BP360 now on sale! A yearly subscription, '23 Annual & Futures Guide and t-shirt for one low price

“However, in taking on the
Cubs, [Manny] Ramirez must stand shoulder-to-shoulder with several position players and pitchers who offer little (if any) post-season experience.”

Chad Billingsley: 6 2/3 IP, 1 R, 7 K
Dodgers 17, Cubs 5, 2-0 series lead

“[David] Ortiz said he still believed their lack of post-season experience would hurt the Rays in the long run.”

Evan Longoria: 3-for-3, 2 HR
James Shields: 6 1/3 IP, 3 R, 4K
Rays 6, White Sox 4, 1-0 series lead

We go through this every single year, but the storylines never change. The notion that post-season experience is a driving force in post-season success never goes away. No matter how many times a team with little or no post-season experience—the 2007 Rockies, or the 2006 Tigers, or the 2003 Marlins, or the 2002 Angels—makes a mockery of the idea, we find ourselves back in the same situation each fall, with writers and players pointing to experience as a factor on par with talent, when in fact it doesn’t matter at all. Whatever success teams with post-season experience have that makes it look like it is a factor—say, the Yankees from 1996-2001—is better explained by this: teams that get back to the postseason a lot tend to have good baseball players.

Playing well is what matters, and despite the endless discussion of the value of playoff experience, there’s not much correlation between having been there before and playing well now. It’s a stock storyline that allows for easy, space-filling quotes, and facile explanations of good and bad performance. Every time a young player fails to make a play, or doesn’t get a hit in a key spot, or spits the bit on the mound, it gets attributed to an inability to handle post-season pressure. Whenever a veteran succeeds in a comparable situation, the experience is cited as the reason.

It’s all just too easy. The fact is, baseball doesn’t work that way. Players handle pressure successfully, on balance, or they wouldn’t be MLB players. Sometimes, MLB players make mistakes, have a bad start, a lousy week, and it has nothing to do with pressure. Baseball is a hard game, but it’s hard in April and June, too, and this idea that has developed over the last 15 years—which seems, to me, to have started when MLB went to three playoff tiers in 1995—that October baseball is vastly different from the regular season, has led us down a pretty misleading path.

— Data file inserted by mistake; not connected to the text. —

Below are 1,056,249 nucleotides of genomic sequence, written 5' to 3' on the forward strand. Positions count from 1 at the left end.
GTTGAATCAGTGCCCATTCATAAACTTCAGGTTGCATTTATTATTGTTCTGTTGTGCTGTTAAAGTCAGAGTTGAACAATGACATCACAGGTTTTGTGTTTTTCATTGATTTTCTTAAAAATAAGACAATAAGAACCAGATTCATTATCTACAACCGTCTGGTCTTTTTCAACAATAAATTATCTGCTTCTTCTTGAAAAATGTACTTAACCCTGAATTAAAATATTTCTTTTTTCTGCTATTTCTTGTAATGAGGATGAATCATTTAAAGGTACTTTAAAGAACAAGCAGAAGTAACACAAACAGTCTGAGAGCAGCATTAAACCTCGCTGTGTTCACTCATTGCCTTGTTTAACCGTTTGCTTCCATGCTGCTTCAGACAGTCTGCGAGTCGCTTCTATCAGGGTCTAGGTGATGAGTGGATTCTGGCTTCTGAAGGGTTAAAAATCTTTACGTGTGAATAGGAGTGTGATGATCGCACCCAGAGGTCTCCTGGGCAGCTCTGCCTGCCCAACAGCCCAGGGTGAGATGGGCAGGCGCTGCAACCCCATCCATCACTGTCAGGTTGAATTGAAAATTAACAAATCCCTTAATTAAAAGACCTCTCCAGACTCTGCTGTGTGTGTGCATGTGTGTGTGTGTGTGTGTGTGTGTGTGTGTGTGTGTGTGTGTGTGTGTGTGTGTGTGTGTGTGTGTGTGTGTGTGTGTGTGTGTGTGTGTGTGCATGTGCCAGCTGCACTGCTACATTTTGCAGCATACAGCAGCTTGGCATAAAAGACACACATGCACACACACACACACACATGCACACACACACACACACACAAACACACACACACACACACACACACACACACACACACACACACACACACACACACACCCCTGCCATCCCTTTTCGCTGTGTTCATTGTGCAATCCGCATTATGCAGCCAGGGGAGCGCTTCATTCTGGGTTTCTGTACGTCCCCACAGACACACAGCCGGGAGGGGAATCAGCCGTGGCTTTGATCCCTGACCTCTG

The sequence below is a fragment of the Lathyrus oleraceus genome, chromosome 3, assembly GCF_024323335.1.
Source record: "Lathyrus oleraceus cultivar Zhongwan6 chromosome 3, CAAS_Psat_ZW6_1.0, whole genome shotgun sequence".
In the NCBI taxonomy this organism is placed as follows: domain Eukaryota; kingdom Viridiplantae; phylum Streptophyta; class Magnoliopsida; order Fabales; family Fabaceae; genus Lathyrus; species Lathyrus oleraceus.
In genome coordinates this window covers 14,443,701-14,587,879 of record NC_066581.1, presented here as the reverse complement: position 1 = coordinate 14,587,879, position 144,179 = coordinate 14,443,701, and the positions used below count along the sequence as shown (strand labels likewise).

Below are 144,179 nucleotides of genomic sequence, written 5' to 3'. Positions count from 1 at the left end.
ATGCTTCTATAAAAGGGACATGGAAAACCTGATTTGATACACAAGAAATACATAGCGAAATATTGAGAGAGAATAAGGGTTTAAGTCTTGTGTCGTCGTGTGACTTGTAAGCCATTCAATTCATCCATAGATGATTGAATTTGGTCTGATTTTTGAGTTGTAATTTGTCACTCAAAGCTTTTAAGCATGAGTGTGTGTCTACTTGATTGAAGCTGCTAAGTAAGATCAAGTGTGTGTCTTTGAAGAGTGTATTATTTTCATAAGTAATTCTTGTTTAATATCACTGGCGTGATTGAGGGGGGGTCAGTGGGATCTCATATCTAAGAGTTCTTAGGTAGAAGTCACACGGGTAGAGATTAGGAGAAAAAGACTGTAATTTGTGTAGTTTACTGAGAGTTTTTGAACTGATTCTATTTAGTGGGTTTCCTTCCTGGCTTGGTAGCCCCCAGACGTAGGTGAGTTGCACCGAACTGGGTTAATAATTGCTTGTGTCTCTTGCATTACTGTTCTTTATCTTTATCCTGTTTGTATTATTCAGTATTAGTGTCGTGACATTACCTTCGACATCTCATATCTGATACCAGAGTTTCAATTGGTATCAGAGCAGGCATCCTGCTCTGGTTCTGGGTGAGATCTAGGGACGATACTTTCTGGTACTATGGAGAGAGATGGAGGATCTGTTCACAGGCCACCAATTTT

Adding to the irrationality is that the threshold for post-season experience seems to bounce all over the place. Some writers referenced the Phillies‘ 2007 post-season experience as an edge for them over the Brewers. Apparently, getting wiped out in three games is valuable, and spending about 15 minutes in the postseason makes you experienced. Other pieces compared the Brewers’ and Phillies’ experience—neither has won a post-season game or series since before the Division Series existed—as if the two were comparable.

How about this? Post-season baseball is just baseball with more media credentials and fewer games between flights. Pressure? There may be more, but is it any more than that faced when you’re trying to get drafted? Make a team? Win a playoff spot? Does this week really feel more pressure-packed for the Brewers or White Sox than last week, every game a must-win game, did?

The stock storylines don’t add anything to our enjoyment of the game. Whether it’s “post-season experience” or “veteran leadership” or “pitching and defense” or “small ball,” all these attempts to fit the postseason into boxes limit our knowledge rather than expand it. If we’re going to break down these games, and figure out why players do well and poorly, why teams win and lose, let’s wipe the slate clean and focus on what’s happening on the field.

Thank you for reading

This is a free article. If you enjoyed it, consider subscribing to Baseball Prospectus. Subscriptions support ongoing public baseball research and analysis in an increasingly proprietary environment.

Subscribe now
You need to be logged in to comment. Login or Subscribe
Lack of experience is no match for Javy Vazquez\'s fabulous ability to come up small in the big games.

Especially when your inexperienced players have loads of talent.
I agree with every word in this article. Let\'s just start with that premise. But writing articles about how the MSM does not understand the received wisdom of the sabermetric community is also a lazy way to fill storyline space and make deadline. Whether it\'s season-end awards or some space-filling quote about experience, tearing these totems down is getting dull and repetitive. I love Joe and his writing, but this is a really weak effort.
Keep tilting at those windmills, Joe. We hear you, but you\'re preaching to the choir here.